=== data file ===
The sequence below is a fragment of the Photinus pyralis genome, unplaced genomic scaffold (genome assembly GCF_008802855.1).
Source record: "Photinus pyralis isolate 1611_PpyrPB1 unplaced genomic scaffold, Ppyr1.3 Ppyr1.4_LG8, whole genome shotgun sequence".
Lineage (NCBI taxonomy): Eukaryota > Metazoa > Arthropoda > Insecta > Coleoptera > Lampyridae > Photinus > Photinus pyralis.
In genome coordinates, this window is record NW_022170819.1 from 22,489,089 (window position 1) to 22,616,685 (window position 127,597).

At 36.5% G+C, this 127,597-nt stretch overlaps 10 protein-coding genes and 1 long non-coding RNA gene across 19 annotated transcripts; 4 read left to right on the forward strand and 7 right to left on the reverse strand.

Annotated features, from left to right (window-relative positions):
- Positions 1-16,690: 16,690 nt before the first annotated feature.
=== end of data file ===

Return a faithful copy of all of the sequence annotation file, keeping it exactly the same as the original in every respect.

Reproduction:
The sequence below is a fragment of the Photinus pyralis genome, unplaced genomic scaffold (genome assembly GCF_008802855.1).
Source record: "Photinus pyralis isolate 1611_PpyrPB1 unplaced genomic scaffold, Ppyr1.3 Ppyr1.4_LG8, whole genome shotgun sequence".
Lineage (NCBI taxonomy): Eukaryota > Metazoa > Arthropoda > Insecta > Coleoptera > Lampyridae > Photinus > Photinus pyralis.
In genome coordinates, this window is record NW_022170819.1 from 22,489,089 (window position 1) to 22,616,685 (window position 127,597).

At 36.5% G+C, this 127,597-nt stretch overlaps 10 protein-coding genes and 1 long non-coding RNA gene across 19 annotated transcripts; 4 read left to right on the forward strand and 7 right to left on the reverse strand.

Annotated features, from left to right (window-relative positions):
- Positions 1-16,690: 16,690 nt before the first annotated feature.